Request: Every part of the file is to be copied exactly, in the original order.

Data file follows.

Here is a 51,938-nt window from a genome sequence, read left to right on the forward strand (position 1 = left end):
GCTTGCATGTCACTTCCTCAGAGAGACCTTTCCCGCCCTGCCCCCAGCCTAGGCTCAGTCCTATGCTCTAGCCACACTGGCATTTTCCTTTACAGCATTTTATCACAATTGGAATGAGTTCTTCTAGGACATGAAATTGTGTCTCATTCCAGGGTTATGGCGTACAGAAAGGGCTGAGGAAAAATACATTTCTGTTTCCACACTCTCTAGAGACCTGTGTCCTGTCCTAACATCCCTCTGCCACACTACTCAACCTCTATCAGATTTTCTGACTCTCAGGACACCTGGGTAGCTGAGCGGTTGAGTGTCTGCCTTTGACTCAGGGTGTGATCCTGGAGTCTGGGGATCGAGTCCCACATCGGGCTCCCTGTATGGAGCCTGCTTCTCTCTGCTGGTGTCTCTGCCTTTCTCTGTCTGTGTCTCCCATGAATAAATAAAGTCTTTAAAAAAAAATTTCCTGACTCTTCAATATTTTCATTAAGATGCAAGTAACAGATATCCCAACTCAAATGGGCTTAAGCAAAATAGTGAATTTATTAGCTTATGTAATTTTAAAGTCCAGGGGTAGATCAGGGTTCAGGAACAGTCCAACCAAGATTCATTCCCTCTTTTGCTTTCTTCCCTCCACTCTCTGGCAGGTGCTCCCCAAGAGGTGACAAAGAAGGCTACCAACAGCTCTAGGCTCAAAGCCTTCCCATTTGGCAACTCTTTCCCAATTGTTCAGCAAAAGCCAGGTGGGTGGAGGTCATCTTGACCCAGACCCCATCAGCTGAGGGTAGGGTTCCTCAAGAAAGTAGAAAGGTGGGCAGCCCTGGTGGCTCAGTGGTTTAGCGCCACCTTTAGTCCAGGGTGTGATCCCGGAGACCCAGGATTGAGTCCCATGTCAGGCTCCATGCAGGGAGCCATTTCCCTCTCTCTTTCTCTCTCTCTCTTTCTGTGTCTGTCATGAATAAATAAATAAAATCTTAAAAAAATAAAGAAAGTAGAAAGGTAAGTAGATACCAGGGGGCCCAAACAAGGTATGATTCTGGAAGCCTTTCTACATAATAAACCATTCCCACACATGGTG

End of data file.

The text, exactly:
Here is a 51,938-nt window from a genome sequence, read left to right on the forward strand (position 1 = left end):
GCTTGCATGTCACTTCCTCAGAGAGACCTTTCCCGCCCTGCCCCCAGCCTAGGCTCAGTCCTATGCTCTAGCCACACTGGCATTTTCCTTTACAGCATTTTATCACAATTGGAATGAGTTCTTCTAGGACATGAAATTGTGTCTCATTCCAGGGTTATGGCGTACAGAAAGGGCTGAGGAAAAATACATTTCTGTTTCCACACTCTCTAGAGACCTGTGTCCTGTCCTAACATCCCTCTGCCACACTACTCAACCTCTATCAGATTTTCTGACTCTCAGGACACCTGGGTAGCTGAGCGGTTGAGTGTCTGCCTTTGACTCAGGGTGTGATCCTGGAGTCTGGGGATCGAGTCCCACATCGGGCTCCCTGTATGGAGCCTGCTTCTCTCTGCTGGTGTCTCTGCCTTTCTCTGTCTGTGTCTCCCATGAATAAATAAAGTCTTTAAAAAAAAATTTCCTGACTCTTCAATATTTTCATTAAGATGCAAGTAACAGATATCCCAACTCAAATGGGCTTAAGCAAAATAGTGAATTTATTAGCTTATGTAATTTTAAAGTCCAGGGGTAGATCAGGGTTCAGGAACAGTCCAACCAAGATTCATTCCCTCTTTTGCTTTCTTCCCTCCACTCTCTGGCAGGTGCTCCCCAAGAGGTGACAAAGAAGGCTACCAACAGCTCTAGGCTCAAAGCCTTCCCATTTGGCAACTCTTTCCCAATTGTTCAGCAAAAGCCAGGTGGGTGGAGGTCATCTTGACCCAGACCCCATCAGCTGAGGGTAGGGTTCCTCAAGAAAGTAGAAAGGTGGGCAGCCCTGGTGGCTCAGTGGTTTAGCGCCACCTTTAGTCCAGGGTGTGATCCCGGAGACCCAGGATTGAGTCCCATGTCAGGCTCCATGCAGGGAGCCATTTCCCTCTCTCTTTCTCTCTCTCTCTTTCTGTGTCTGTCATGAATAAATAAATAAAATCTTAAAAAAATAAAGAAAGTAGAAAGGTAAGTAGATACCAGGGGGCCCAAACAAGGTATGATTCTGGAAGCCTTTCTACATAATAAACCATTCCCACACATGGTG